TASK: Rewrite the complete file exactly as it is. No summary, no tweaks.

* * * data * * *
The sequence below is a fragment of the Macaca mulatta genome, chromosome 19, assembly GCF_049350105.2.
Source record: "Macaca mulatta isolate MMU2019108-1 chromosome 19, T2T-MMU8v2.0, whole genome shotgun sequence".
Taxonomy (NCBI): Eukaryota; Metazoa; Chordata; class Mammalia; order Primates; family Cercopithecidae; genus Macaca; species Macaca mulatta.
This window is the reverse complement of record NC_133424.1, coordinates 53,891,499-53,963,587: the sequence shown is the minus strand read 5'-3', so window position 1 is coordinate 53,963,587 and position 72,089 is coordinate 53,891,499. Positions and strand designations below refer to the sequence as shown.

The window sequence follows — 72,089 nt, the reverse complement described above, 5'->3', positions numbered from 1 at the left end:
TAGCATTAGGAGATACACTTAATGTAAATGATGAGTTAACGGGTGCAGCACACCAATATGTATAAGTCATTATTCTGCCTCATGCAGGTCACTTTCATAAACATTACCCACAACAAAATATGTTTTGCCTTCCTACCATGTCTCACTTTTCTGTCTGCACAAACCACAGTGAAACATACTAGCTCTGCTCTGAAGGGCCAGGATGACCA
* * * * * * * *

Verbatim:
The sequence below is a fragment of the Macaca mulatta genome, chromosome 19, assembly GCF_049350105.2.
Source record: "Macaca mulatta isolate MMU2019108-1 chromosome 19, T2T-MMU8v2.0, whole genome shotgun sequence".
Taxonomy (NCBI): Eukaryota; Metazoa; Chordata; class Mammalia; order Primates; family Cercopithecidae; genus Macaca; species Macaca mulatta.
This window is the reverse complement of record NC_133424.1, coordinates 53,891,499-53,963,587: the sequence shown is the minus strand read 5'-3', so window position 1 is coordinate 53,963,587 and position 72,089 is coordinate 53,891,499. Positions and strand designations below refer to the sequence as shown.

The window sequence follows — 72,089 nt, the reverse complement described above, 5'->3', positions numbered from 1 at the left end:
TAGCATTAGGAGATACACTTAATGTAAATGATGAGTTAACGGGTGCAGCACACCAATATGTATAAGTCATTATTCTGCCTCATGCAGGTCACTTTCATAAACATTACCCACAACAAAATATGTTTTGCCTTCCTACCATGTCTCACTTTTCTGTCTGCACAAACCACAGTGAAACATACTAGCTCTGCTCTGAAGGGCCAGGATGACCA